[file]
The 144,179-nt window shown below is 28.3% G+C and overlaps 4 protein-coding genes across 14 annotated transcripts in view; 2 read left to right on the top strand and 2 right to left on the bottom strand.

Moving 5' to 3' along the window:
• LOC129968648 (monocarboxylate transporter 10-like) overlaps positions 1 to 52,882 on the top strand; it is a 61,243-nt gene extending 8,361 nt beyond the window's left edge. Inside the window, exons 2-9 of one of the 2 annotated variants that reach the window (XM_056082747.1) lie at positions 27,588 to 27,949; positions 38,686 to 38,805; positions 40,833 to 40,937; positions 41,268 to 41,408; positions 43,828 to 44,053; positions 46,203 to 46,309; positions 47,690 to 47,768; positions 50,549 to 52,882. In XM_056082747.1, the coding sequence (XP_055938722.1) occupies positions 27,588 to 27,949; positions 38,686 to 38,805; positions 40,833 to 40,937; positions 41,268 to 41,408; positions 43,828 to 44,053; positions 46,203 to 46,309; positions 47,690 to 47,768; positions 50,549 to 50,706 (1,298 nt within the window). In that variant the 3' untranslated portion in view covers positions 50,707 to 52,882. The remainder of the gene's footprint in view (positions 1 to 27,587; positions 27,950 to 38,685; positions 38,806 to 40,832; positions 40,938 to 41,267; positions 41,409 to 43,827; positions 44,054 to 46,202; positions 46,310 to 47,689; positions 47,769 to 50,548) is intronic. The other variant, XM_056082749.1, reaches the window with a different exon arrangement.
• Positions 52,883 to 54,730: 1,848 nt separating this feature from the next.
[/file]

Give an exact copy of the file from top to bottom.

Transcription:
The 144,179-nt window shown below is 28.3% G+C and overlaps 4 protein-coding genes across 14 annotated transcripts in view; 2 read left to right on the top strand and 2 right to left on the bottom strand.

Moving 5' to 3' along the window:
• LOC129968648 (monocarboxylate transporter 10-like) overlaps positions 1 to 52,882 on the top strand; it is a 61,243-nt gene extending 8,361 nt beyond the window's left edge. Inside the window, exons 2-9 of one of the 2 annotated variants that reach the window (XM_056082747.1) lie at positions 27,588 to 27,949; positions 38,686 to 38,805; positions 40,833 to 40,937; positions 41,268 to 41,408; positions 43,828 to 44,053; positions 46,203 to 46,309; positions 47,690 to 47,768; positions 50,549 to 52,882. In XM_056082747.1, the coding sequence (XP_055938722.1) occupies positions 27,588 to 27,949; positions 38,686 to 38,805; positions 40,833 to 40,937; positions 41,268 to 41,408; positions 43,828 to 44,053; positions 46,203 to 46,309; positions 47,690 to 47,768; positions 50,549 to 50,706 (1,298 nt within the window). In that variant the 3' untranslated portion in view covers positions 50,707 to 52,882. The remainder of the gene's footprint in view (positions 1 to 27,587; positions 27,950 to 38,685; positions 38,806 to 40,832; positions 40,938 to 41,267; positions 41,409 to 43,827; positions 44,054 to 46,202; positions 46,310 to 47,689; positions 47,769 to 50,548) is intronic. The other variant, XM_056082749.1, reaches the window with a different exon arrangement.
• Positions 52,883 to 54,730: 1,848 nt separating this feature from the next.